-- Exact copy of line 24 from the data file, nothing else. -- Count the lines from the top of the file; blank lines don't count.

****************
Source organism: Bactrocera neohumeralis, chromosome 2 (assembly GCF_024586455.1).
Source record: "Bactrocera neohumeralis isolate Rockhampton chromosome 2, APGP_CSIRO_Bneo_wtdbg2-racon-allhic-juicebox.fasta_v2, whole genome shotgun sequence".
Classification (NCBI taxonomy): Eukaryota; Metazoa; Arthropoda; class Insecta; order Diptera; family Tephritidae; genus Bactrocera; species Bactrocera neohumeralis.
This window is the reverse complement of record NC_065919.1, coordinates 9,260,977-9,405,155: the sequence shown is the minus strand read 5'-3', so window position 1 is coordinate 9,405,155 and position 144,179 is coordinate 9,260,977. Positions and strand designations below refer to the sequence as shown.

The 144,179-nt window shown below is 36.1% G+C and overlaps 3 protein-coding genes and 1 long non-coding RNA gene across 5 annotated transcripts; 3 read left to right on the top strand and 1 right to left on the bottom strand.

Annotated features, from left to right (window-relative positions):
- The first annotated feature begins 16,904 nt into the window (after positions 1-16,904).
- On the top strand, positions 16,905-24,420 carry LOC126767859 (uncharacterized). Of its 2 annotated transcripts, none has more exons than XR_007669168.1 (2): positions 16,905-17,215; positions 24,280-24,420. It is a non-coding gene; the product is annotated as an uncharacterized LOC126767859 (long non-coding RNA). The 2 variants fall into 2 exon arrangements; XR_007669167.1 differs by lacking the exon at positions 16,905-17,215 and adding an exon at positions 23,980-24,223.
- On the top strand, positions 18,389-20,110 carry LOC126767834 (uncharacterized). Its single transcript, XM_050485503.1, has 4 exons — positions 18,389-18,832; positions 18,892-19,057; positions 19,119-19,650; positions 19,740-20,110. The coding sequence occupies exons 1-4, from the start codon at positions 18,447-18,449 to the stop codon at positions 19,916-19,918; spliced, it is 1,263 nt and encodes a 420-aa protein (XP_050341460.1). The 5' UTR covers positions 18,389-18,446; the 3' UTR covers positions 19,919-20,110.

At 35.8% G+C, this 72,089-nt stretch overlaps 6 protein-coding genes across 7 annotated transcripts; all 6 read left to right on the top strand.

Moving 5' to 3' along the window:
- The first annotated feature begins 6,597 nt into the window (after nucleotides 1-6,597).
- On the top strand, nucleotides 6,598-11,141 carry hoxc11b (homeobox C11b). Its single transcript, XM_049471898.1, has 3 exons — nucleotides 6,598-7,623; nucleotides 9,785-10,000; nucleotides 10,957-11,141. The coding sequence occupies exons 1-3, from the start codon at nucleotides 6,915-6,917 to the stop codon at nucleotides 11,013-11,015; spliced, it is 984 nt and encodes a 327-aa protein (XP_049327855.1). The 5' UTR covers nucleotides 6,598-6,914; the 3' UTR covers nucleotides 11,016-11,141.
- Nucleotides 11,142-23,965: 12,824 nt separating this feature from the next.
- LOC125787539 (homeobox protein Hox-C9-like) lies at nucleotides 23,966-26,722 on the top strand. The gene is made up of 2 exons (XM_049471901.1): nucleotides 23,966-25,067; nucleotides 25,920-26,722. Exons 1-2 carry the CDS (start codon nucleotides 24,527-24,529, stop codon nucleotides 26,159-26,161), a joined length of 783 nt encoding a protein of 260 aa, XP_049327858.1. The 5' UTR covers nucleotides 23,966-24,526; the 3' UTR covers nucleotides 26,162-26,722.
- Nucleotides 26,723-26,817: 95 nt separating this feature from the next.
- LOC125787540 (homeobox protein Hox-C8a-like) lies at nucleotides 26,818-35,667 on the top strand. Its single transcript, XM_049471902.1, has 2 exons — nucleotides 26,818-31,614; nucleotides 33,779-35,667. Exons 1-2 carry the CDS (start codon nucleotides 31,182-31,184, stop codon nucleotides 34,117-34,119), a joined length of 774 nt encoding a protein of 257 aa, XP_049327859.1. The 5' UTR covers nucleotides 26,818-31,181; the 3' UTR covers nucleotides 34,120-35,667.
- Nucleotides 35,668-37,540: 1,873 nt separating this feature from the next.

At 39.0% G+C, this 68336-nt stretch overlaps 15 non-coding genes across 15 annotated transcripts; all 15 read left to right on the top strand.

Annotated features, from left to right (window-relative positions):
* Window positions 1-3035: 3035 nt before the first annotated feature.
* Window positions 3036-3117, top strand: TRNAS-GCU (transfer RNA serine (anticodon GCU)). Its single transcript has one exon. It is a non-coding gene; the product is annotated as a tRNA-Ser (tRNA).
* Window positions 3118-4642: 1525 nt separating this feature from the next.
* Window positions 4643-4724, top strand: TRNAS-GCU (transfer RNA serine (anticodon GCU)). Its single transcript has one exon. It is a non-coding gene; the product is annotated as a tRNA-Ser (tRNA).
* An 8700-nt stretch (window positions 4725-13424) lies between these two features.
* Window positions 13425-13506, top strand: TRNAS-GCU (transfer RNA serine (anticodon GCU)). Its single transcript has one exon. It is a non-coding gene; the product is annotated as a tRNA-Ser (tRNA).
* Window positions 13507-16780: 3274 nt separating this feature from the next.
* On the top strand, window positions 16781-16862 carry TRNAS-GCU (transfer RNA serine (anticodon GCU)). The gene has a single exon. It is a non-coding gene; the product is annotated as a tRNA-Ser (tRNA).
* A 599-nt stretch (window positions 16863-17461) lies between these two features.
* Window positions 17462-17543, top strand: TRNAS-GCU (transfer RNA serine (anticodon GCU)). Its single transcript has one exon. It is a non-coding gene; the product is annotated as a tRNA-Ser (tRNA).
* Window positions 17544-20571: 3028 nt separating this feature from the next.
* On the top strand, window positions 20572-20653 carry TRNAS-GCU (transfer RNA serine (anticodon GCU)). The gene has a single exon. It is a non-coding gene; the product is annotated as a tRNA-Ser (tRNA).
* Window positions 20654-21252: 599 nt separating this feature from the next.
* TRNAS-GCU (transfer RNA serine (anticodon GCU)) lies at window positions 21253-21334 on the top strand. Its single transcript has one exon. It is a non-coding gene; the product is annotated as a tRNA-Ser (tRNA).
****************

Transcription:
* Window positions 4643-4724, top strand: TRNAS-GCU (transfer RNA serine (anticodon GCU)). Its single transcript has one exon. It is a non-coding gene; the product is annotated as a tRNA-Ser (tRNA).